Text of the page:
PACE study has had a cascading effect

The results of this study have helped to inform Gap Inc.’s latest global expansion of the PACE programme, as well as contributed to Gap Inc.’s licensing of select firms such as Shahi, to expand PACE in their factories or outside factories in community settings.

To date, Gap Inc. has spread the programme across its vendor base in 12 countries, and more than 40,000 female garment workers have graduated from PACE.

Back in Bengaluru, Shahi assistant supervisor Kumari, who at 21 has already progressed to a senior level in her factory, said: “PACE improved my time-management skills, taught me not to discriminate on the basis of caste and made the overall work environment in the factory better.”

In an industry known for low skills and transience of jobs, Kumari does not want to join any other firm — even if it has a factory closer to home — that does not have a life-skills training programme. She wants to stay at Shahi, move further up the professional ladder, and in the process, motivate other women she lives with to be hard-working and ambitious. (IANS)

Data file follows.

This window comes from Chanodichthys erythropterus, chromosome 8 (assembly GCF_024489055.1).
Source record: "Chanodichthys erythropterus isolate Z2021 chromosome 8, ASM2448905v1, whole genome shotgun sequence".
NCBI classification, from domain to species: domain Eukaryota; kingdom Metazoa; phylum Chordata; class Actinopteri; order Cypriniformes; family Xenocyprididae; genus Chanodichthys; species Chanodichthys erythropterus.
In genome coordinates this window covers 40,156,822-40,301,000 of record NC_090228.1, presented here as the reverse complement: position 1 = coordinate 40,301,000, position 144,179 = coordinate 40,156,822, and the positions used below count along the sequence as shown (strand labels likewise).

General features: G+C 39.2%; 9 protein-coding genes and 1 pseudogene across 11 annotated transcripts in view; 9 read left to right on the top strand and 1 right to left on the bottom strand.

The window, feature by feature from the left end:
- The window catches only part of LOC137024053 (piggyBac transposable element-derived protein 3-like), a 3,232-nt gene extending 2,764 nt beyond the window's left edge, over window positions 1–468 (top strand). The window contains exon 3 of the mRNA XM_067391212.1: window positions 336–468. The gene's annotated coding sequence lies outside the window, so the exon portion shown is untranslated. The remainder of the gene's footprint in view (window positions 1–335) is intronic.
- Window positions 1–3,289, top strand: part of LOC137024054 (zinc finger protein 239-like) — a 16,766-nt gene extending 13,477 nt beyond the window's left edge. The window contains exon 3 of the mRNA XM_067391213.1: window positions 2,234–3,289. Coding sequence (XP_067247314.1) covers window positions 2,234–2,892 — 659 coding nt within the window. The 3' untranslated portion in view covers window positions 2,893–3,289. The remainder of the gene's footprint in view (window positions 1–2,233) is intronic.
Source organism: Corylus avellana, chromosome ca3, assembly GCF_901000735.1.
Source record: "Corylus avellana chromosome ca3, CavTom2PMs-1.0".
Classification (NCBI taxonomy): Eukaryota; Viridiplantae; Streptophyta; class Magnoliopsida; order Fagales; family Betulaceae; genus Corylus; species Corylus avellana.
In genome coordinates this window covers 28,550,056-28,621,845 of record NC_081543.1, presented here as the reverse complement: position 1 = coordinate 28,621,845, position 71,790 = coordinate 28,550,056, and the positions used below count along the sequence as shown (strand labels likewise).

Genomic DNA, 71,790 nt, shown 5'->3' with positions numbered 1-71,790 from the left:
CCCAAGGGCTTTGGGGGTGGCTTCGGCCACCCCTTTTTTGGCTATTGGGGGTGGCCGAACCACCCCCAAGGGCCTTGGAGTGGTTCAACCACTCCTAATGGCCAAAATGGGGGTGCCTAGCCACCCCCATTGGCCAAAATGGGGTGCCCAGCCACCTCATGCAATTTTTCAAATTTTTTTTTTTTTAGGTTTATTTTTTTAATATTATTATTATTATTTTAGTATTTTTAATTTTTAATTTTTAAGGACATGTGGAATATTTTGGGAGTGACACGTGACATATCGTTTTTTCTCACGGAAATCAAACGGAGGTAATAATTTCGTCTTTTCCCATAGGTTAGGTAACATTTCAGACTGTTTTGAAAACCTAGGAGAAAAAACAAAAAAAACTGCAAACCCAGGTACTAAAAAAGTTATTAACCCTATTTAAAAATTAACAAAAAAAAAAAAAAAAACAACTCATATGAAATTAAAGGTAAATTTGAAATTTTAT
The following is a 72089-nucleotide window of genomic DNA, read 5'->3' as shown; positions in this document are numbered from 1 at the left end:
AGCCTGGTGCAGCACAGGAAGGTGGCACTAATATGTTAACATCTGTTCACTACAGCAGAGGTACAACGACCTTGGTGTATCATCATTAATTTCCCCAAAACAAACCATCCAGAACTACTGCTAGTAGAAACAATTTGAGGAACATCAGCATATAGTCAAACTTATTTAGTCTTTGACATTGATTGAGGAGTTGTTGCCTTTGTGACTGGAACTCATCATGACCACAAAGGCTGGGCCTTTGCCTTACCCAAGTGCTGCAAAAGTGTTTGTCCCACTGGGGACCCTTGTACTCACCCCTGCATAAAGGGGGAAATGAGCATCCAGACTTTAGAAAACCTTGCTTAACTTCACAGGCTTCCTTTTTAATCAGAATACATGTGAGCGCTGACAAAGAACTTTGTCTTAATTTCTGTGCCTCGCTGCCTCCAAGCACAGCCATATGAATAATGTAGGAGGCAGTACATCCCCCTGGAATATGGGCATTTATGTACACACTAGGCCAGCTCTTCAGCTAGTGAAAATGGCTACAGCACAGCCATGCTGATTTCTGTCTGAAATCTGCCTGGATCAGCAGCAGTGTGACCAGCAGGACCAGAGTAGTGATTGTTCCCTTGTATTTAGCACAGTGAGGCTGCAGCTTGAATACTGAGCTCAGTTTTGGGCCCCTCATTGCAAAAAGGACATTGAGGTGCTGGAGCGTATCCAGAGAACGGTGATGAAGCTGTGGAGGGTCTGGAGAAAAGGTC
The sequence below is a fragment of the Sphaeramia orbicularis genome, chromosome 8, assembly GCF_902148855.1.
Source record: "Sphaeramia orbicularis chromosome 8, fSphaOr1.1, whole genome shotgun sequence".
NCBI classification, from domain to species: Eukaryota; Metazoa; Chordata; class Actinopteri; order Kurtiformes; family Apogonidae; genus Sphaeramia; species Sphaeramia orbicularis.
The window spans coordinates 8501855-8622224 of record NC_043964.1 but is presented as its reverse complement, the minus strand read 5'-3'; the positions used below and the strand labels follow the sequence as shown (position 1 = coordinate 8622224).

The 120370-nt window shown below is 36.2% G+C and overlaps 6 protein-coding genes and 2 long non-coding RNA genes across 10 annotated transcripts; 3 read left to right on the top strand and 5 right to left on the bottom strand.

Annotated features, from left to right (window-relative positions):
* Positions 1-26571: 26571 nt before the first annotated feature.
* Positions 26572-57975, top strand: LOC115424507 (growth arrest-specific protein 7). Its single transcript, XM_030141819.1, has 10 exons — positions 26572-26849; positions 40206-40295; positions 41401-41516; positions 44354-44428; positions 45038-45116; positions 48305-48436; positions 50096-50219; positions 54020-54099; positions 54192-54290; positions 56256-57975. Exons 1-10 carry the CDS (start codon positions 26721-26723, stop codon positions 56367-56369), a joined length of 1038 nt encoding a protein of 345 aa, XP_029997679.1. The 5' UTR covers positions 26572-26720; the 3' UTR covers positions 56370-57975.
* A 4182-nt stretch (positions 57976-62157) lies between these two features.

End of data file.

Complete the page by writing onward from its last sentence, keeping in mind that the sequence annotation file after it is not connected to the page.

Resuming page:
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Atal Bihari Vajpayee: A Peace Visionary and a Man Who Believed in India’s Destiny and was Ready To Fight For It

It was precisely this persona of Vajpayee -- one merged in Hindutva ideology yet seemingly not wholly willing to bow to it -- that won him admirers cutting across the political spectrum.

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Atal Bihari Vajpayee,
Atal Bihari Vajpayee, India's peace visionary. Image: Flickr

Atal Bihari Vajpayee was a man of moderation in a fraternity of jingoistic nationalists; a peace visionary in a region riven by religious animosity; and a man who believed in India’s destiny and was ready to fight for it.

Former Prime Minister Atal Bihari Vajpayee (93), who died on Thursday, will go down in history as a person who tried to end years of hostility with Pakistan and put development on the front burner of the country’s political agenda. He was also the first non-Congress Prime Minister to complete a full five-year term.